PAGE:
June 15th, 2007



We finally had to resort to air conditioning today, but only for a couple of hours and only after peak afternoon usage had ended. The evening is cooling decently and I have silenced the machine and opened all the windows. The fragrance of jasmine and gardenia wafts in, rendering the lingering heat less onerous for evoking tropical gardens and the slither of cool silk on reclining flesh. Iced tea assists. I also have a watermelon (the first of the year) cooling in the refrigerator. Come midnight or so, its juicy chill will assuage any sultriness which the house might retain.

This afternoon there was a brief period of anxiety provoked by a sudden wind. In many places an afternoon wind on a hot day would be welcome, but this particular place is located in the midst of a giant tinderbox. The combination of heat, a hugely combustible landscape, and sudden wind is conducive not to relief but to an anxious watchfulness. For half an hour we frequently scanned the sky, but no plumes of smoke appeared, and the wind eventually died down. The town has survived another day.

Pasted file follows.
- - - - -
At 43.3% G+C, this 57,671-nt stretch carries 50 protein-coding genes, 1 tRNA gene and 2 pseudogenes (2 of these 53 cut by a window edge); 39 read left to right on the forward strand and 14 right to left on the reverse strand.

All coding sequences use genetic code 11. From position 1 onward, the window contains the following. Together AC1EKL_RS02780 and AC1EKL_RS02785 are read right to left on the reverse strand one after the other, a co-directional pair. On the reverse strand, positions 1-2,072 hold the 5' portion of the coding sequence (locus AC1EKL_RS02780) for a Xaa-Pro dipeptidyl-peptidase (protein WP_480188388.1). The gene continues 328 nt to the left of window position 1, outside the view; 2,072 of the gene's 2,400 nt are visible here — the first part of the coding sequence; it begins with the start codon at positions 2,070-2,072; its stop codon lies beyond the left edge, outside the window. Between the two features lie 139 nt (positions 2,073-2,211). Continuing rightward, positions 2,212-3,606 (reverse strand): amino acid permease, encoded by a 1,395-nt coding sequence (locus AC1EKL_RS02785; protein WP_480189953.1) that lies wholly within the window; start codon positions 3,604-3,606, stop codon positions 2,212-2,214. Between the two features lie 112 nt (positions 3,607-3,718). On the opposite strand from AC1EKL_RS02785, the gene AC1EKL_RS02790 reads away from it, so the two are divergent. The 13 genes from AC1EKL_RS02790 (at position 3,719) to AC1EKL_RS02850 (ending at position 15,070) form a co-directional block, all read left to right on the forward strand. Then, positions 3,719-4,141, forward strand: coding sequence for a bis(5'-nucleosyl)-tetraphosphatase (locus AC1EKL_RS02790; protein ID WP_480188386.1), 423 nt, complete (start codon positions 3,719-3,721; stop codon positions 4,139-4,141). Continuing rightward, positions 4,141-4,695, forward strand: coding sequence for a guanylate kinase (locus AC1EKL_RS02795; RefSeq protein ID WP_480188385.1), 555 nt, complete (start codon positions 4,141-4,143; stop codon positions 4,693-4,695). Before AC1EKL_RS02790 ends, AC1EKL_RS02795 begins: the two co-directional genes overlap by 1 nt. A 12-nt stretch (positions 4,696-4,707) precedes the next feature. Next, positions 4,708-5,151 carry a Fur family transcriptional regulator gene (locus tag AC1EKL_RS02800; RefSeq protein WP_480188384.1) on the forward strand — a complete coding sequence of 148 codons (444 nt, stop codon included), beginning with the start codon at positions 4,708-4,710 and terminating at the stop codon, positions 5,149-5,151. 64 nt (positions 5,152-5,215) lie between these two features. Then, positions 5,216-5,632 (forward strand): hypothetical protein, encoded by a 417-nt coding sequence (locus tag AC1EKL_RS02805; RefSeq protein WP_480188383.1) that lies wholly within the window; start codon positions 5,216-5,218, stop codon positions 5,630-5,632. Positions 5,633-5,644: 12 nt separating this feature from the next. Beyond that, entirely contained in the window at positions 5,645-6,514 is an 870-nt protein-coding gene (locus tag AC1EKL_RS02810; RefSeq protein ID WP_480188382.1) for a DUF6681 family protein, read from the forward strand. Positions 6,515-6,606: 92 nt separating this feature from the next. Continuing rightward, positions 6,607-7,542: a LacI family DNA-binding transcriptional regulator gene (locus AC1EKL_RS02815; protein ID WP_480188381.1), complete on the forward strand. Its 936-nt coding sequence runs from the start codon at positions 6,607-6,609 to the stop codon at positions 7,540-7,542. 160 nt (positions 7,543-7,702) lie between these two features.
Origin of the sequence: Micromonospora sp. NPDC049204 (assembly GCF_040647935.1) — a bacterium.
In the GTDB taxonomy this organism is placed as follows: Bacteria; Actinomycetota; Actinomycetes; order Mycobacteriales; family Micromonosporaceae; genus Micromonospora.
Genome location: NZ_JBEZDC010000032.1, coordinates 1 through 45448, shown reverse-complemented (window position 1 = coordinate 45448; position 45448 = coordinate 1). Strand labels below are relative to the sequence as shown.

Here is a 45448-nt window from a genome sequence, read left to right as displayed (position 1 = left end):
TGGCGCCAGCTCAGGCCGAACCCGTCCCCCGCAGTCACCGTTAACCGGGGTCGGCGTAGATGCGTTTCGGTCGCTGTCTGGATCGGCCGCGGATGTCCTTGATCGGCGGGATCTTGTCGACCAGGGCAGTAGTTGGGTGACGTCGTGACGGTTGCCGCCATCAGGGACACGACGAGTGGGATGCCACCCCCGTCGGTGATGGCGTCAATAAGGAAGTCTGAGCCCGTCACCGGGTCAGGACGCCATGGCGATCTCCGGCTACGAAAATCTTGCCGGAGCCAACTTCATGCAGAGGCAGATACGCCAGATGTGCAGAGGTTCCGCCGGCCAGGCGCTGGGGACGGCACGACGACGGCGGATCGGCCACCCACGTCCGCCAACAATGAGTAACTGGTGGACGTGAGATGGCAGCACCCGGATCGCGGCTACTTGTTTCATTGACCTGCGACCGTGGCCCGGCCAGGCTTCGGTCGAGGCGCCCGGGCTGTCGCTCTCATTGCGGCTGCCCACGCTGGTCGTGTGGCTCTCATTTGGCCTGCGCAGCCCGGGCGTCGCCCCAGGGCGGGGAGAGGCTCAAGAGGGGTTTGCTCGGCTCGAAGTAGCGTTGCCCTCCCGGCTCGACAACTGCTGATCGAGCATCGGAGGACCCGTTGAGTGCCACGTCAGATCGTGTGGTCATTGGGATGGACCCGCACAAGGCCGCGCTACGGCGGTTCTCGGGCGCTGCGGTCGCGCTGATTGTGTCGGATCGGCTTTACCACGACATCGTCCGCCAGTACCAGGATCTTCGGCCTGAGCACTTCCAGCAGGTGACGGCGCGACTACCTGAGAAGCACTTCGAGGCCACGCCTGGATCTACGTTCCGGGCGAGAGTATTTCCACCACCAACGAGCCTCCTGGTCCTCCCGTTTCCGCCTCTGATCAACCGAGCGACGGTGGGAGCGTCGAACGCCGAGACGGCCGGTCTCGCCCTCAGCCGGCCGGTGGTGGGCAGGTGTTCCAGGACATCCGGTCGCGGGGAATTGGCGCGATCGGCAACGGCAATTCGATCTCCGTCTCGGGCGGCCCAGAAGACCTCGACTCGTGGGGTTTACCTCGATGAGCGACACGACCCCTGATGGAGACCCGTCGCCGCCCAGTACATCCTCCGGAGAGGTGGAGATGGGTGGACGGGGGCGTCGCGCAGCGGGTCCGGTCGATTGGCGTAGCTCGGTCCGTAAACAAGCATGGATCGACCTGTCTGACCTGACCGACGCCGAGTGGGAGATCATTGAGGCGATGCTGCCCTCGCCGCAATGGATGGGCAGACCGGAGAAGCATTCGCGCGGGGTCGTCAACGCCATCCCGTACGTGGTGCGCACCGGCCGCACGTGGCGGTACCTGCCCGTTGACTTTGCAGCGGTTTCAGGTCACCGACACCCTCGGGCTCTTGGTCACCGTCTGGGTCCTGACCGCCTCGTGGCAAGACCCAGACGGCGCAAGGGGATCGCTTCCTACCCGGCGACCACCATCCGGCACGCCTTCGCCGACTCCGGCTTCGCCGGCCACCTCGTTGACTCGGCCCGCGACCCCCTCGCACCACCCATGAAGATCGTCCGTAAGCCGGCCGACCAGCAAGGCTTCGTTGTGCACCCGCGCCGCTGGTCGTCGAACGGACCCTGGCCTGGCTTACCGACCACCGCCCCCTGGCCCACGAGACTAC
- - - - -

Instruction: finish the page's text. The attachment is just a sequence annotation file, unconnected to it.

This evening I saw—heard first,then saw—a large moth which had trapped itself in a skylight. Not much of a trap, as the skylight is one of the two in the porch roof and, the porch being open to the world on three sides, the creature had only to fly downward and then to the side a few feet to escape. But moths are thick-witted lepidopts, and the silly bugger persistently flapped and fluttered, expecting to reach the bright evening sky and freedom by passing through a bubble of solid Plexiglas. It reminded me how I do hope we're not being watched by some species far more advanced than ourselves.